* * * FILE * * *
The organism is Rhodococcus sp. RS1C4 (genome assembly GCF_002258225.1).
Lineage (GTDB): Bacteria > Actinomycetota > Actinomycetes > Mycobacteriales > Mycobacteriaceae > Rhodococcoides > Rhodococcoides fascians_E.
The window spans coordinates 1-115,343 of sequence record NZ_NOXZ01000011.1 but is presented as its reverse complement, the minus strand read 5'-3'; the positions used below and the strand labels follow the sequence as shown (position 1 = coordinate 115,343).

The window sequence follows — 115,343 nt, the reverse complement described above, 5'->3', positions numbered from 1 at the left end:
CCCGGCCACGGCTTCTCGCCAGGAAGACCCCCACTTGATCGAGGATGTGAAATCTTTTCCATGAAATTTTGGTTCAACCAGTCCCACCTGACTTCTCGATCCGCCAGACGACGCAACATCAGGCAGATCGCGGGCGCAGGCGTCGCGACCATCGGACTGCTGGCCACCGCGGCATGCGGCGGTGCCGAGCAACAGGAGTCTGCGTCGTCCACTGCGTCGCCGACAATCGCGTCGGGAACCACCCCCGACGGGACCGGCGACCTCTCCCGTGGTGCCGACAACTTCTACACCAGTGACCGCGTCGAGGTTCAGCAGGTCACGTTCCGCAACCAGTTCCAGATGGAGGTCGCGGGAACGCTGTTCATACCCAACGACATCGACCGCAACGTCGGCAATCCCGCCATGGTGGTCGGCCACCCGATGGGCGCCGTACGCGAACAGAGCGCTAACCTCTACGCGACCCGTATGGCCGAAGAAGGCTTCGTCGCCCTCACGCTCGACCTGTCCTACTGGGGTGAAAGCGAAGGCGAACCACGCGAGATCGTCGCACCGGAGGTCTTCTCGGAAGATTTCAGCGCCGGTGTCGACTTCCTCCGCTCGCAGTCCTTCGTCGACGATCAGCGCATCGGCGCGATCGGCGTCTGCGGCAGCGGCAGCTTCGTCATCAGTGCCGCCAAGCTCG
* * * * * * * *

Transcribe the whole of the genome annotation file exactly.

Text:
The organism is Rhodococcus sp. RS1C4 (genome assembly GCF_002258225.1).
Lineage (GTDB): Bacteria > Actinomycetota > Actinomycetes > Mycobacteriales > Mycobacteriaceae > Rhodococcoides > Rhodococcoides fascians_E.
The window spans coordinates 1-115,343 of sequence record NZ_NOXZ01000011.1 but is presented as its reverse complement, the minus strand read 5'-3'; the positions used below and the strand labels follow the sequence as shown (position 1 = coordinate 115,343).

The window sequence follows — 115,343 nt, the reverse complement described above, 5'->3', positions numbered from 1 at the left end:
CCCGGCCACGGCTTCTCGCCAGGAAGACCCCCACTTGATCGAGGATGTGAAATCTTTTCCATGAAATTTTGGTTCAACCAGTCCCACCTGACTTCTCGATCCGCCAGACGACGCAACATCAGGCAGATCGCGGGCGCAGGCGTCGCGACCATCGGACTGCTGGCCACCGCGGCATGCGGCGGTGCCGAGCAACAGGAGTCTGCGTCGTCCACTGCGTCGCCGACAATCGCGTCGGGAACCACCCCCGACGGGACCGGCGACCTCTCCCGTGGTGCCGACAACTTCTACACCAGTGACCGCGTCGAGGTTCAGCAGGTCACGTTCCGCAACCAGTTCCAGATGGAGGTCGCGGGAACGCTGTTCATACCCAACGACATCGACCGCAACGTCGGCAATCCCGCCATGGTGGTCGGCCACCCGATGGGCGCCGTACGCGAACAGAGCGCTAACCTCTACGCGACCCGTATGGCCGAAGAAGGCTTCGTCGCCCTCACGCTCGACCTGTCCTACTGGGGTGAAAGCGAAGGCGAACCACGCGAGATCGTCGCACCGGAGGTCTTCTCGGAAGATTTCAGCGCCGGTGTCGACTTCCTCCGCTCGCAGTCCTTCGTCGACGATCAGCGCATCGGCGCGATCGGCGTCTGCGGCAGCGGCAGCTTCGTCATCAGTGCCGCCAAGCTCG